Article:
As the arthritis progresses and pain worsens, aspirin (Ascriptin), or more potent drugs such as Phenylbutazone, may be required. Corticosteroids can be given, but because of potential side effects, should be used only after other drugs have been tried and found to be unsuccessful. (Ed. Note: New non-steroidal anti-inflammatory drugs have been developed by Pfizer Labs and Fort Dodge are potential candidates for treatment of these problems -- ask your vet if your pet would be a good candidate for use of Rimidyl (Pfizer) or Ecto-Gesic (Fort Dodge) for pain and arthritis). These drugs should allow one to maintain the animal on normal exercise levels of walking, jogging or swimming. Swimming is by far the best activity, as it allows maximum motion with minimal weight bearing. Strenuous exercise is contraindicated. Obese dogs should be put on a reducing diet. If surgery is performed on the affected joint, passive flexion and extension exercises will begin soon after bandage removal to "work out the stiffness". This will be followed by very light activity as the long road toward complete rehabilitation is begun.

Another treatment involves drugs that actually help heal the matrix of the damaged cartilage. These innovative drugs have revolutionized the treatment of arthritis when treatment begins before irreversible damage has been sustained.

INFECTIOUS ARTHRITIS

Infectious arthritis is the result of the penetration of living microorganisms into the synovial membrane (joint lining), or into the synovial membrane and joint cavity. The most common type of organism causing this problem is bacteria, usually Staphylococcus or Streptococcus.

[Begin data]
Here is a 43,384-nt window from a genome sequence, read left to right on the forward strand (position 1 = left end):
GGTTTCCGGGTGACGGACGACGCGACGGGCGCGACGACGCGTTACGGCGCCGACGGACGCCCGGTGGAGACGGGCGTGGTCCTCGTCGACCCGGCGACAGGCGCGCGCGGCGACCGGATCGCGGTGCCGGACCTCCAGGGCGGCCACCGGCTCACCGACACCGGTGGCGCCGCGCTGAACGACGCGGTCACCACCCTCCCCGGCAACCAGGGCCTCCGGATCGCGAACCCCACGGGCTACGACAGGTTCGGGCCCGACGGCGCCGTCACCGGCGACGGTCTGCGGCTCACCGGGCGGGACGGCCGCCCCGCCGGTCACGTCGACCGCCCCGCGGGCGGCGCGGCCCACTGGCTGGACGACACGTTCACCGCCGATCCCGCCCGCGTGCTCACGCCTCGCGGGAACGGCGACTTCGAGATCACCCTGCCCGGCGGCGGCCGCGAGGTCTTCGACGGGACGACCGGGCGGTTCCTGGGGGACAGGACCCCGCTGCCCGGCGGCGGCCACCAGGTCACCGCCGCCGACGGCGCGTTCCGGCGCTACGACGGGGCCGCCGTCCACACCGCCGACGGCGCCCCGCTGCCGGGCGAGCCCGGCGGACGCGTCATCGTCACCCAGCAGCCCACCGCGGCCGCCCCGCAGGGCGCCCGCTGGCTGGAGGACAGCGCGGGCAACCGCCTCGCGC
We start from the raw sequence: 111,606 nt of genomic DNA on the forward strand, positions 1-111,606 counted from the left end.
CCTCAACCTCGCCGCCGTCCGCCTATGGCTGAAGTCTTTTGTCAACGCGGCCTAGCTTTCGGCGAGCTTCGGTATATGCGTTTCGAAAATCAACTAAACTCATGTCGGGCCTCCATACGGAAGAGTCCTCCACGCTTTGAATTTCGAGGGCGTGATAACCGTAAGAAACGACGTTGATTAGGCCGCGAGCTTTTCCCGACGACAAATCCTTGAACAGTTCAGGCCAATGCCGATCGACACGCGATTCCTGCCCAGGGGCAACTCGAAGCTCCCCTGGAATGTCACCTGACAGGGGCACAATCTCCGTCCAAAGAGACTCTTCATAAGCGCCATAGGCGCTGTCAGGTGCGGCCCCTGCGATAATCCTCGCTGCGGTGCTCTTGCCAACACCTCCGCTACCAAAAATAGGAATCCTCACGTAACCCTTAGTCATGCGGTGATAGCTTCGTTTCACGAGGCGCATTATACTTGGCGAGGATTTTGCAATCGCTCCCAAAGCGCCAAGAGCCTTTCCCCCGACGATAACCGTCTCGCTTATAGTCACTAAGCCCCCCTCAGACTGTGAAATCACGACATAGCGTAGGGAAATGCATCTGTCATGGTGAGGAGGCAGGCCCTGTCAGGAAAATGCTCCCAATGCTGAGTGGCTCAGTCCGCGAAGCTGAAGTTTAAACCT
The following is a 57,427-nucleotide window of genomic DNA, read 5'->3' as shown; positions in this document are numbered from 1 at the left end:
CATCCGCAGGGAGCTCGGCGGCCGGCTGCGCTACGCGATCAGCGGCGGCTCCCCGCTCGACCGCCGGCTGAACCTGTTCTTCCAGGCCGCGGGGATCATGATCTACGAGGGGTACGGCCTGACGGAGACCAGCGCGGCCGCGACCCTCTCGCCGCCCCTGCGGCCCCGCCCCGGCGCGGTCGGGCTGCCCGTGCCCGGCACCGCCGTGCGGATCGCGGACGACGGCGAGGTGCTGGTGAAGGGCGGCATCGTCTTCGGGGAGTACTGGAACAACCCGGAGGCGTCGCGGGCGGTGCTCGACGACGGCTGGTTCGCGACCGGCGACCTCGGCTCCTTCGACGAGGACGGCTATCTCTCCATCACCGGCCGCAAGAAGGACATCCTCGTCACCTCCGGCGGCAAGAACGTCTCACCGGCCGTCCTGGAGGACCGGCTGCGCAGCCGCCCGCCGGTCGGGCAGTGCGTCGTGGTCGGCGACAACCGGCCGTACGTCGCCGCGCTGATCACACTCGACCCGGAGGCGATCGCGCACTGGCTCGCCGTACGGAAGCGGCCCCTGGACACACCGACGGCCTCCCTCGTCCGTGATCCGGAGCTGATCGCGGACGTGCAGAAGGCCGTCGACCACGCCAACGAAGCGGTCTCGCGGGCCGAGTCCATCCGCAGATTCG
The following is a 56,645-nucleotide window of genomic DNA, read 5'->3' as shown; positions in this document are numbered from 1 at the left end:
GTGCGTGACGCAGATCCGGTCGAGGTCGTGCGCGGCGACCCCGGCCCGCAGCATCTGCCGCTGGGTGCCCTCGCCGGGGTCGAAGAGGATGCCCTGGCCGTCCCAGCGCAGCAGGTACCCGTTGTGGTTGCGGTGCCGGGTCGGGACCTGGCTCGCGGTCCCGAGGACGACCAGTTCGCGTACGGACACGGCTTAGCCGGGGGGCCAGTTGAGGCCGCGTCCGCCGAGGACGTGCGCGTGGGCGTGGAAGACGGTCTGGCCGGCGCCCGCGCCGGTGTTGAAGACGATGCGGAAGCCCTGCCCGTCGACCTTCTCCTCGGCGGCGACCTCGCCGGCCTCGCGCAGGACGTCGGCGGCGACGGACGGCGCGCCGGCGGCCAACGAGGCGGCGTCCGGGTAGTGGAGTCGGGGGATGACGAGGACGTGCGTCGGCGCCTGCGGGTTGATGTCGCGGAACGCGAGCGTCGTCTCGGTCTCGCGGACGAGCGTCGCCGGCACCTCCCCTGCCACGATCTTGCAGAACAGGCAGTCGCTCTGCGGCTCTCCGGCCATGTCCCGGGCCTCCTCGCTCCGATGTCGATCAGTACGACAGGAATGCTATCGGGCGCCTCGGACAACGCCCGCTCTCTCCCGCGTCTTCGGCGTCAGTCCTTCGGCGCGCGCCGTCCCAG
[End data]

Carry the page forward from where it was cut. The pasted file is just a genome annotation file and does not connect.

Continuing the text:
Three basic causes of bacterial arthritis are:

  1. a penetrating wound of a joint,
  2. the presence of a bacteremia (blood stream infection) with localization in the joint,
  3. the spread of infection from an adjacent osteomyelitis (bone infection).

Once bacteria have entered the joint, the cartilage matrix begins to degenerate. Sometimes, after the patient has been treated and the joint rendered sterile, the cartilage destruction continues. It is thought that this is due to the inability of the uninjured chondrocyte to replace depleted matrix.

The clinical signs are those of the basic inflammatory process: swelling, heat, and pain in the joint(s), and occasional redness of the overlying skin. One or more joints may be involved. The body temperature is often elevated, and the patient is lethargic, occasionally anorectic, resists movement of the joint, and is lame in the affected limb(s). The area should be examined closely for a penetrating wound.

A definitive diagnosis of infectious arthritis can be made only by isolating the infecting organism from the joint fluid or synovial tissue. Clinical history and signs, synovial fluid analysis (other than culture), and radiographic findings can help only to limit the possible causes of a painful joint.

Information for this article was compiled from the National Institutes of Health.

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05/27/2011